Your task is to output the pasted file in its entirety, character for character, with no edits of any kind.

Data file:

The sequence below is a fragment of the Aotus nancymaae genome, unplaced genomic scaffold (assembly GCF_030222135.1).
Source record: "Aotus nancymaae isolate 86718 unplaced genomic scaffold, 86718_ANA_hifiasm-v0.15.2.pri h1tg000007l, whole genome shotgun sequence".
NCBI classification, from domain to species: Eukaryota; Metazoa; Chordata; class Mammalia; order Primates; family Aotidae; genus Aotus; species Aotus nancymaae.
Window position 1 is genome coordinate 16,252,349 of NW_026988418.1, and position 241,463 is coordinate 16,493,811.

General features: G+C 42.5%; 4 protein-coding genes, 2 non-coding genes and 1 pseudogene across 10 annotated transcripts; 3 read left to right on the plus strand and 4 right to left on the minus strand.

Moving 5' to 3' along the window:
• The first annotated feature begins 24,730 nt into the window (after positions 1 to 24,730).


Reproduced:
The sequence below is a fragment of the Aotus nancymaae genome, unplaced genomic scaffold (assembly GCF_030222135.1).
Source record: "Aotus nancymaae isolate 86718 unplaced genomic scaffold, 86718_ANA_hifiasm-v0.15.2.pri h1tg000007l, whole genome shotgun sequence".
NCBI classification, from domain to species: Eukaryota; Metazoa; Chordata; class Mammalia; order Primates; family Aotidae; genus Aotus; species Aotus nancymaae.
Window position 1 is genome coordinate 16,252,349 of NW_026988418.1, and position 241,463 is coordinate 16,493,811.

General features: G+C 42.5%; 4 protein-coding genes, 2 non-coding genes and 1 pseudogene across 10 annotated transcripts; 3 read left to right on the plus strand and 4 right to left on the minus strand.

Moving 5' to 3' along the window:
• The first annotated feature begins 24,730 nt into the window (after positions 1 to 24,730).